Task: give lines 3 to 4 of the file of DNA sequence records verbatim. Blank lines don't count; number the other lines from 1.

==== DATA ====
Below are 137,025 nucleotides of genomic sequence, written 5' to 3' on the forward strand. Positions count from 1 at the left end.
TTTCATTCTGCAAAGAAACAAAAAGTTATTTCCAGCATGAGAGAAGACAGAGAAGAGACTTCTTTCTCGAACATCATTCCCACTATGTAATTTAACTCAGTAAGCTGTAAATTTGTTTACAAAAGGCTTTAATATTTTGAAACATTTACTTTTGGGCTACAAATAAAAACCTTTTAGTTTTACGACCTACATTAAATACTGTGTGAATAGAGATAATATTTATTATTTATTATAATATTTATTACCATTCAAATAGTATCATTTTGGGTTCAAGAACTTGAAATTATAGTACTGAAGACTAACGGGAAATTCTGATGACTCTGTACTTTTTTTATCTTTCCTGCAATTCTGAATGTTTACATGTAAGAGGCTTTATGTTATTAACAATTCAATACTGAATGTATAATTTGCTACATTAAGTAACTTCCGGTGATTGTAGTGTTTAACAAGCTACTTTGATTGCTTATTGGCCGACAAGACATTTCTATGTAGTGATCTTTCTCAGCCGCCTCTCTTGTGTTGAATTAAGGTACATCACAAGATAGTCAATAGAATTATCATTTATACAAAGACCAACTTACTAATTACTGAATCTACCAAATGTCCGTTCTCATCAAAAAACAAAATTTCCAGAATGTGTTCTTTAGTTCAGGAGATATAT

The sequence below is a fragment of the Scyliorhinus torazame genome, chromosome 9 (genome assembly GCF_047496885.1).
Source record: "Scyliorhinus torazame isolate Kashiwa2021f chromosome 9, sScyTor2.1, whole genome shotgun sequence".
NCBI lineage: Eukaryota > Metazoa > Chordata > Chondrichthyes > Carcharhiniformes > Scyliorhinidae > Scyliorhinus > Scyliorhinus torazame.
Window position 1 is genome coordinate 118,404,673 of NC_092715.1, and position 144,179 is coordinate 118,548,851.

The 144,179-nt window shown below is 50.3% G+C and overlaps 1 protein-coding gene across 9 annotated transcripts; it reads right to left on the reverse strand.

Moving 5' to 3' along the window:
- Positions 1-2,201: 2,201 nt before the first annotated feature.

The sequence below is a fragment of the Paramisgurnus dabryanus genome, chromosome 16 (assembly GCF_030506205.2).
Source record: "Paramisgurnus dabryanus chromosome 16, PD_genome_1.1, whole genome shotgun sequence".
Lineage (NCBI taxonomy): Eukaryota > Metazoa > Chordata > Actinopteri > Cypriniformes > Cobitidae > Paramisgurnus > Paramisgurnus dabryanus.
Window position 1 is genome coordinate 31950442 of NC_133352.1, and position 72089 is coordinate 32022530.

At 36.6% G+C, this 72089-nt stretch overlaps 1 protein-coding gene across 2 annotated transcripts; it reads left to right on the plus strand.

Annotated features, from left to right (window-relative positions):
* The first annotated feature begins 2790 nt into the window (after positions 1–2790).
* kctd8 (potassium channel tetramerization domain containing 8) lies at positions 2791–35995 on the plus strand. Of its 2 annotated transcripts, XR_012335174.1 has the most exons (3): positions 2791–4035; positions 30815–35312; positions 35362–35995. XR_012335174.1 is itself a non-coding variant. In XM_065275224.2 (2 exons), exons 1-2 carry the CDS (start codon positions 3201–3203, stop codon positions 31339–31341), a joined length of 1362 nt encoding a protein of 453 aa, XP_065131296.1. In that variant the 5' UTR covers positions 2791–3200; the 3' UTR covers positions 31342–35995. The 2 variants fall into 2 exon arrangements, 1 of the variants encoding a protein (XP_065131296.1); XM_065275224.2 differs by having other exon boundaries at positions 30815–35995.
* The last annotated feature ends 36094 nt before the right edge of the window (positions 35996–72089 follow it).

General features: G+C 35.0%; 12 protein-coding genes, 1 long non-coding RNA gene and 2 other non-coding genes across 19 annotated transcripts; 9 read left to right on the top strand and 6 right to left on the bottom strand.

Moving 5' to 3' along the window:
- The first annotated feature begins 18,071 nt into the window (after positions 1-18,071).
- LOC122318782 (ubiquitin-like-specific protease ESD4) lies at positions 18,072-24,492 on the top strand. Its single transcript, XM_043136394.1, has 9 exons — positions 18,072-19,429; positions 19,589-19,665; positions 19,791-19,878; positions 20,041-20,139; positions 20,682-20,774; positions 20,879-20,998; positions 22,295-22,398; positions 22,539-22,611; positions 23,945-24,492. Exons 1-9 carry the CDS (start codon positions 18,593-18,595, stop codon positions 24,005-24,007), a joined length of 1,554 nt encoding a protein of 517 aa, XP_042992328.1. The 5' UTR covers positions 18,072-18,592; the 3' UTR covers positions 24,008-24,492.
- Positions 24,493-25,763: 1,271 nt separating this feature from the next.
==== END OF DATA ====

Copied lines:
The sequence below is a fragment of the Scyliorhinus torazame genome, chromosome 9 (genome assembly GCF_047496885.1).
Source record: "Scyliorhinus torazame isolate Kashiwa2021f chromosome 9, sScyTor2.1, whole genome shotgun sequence".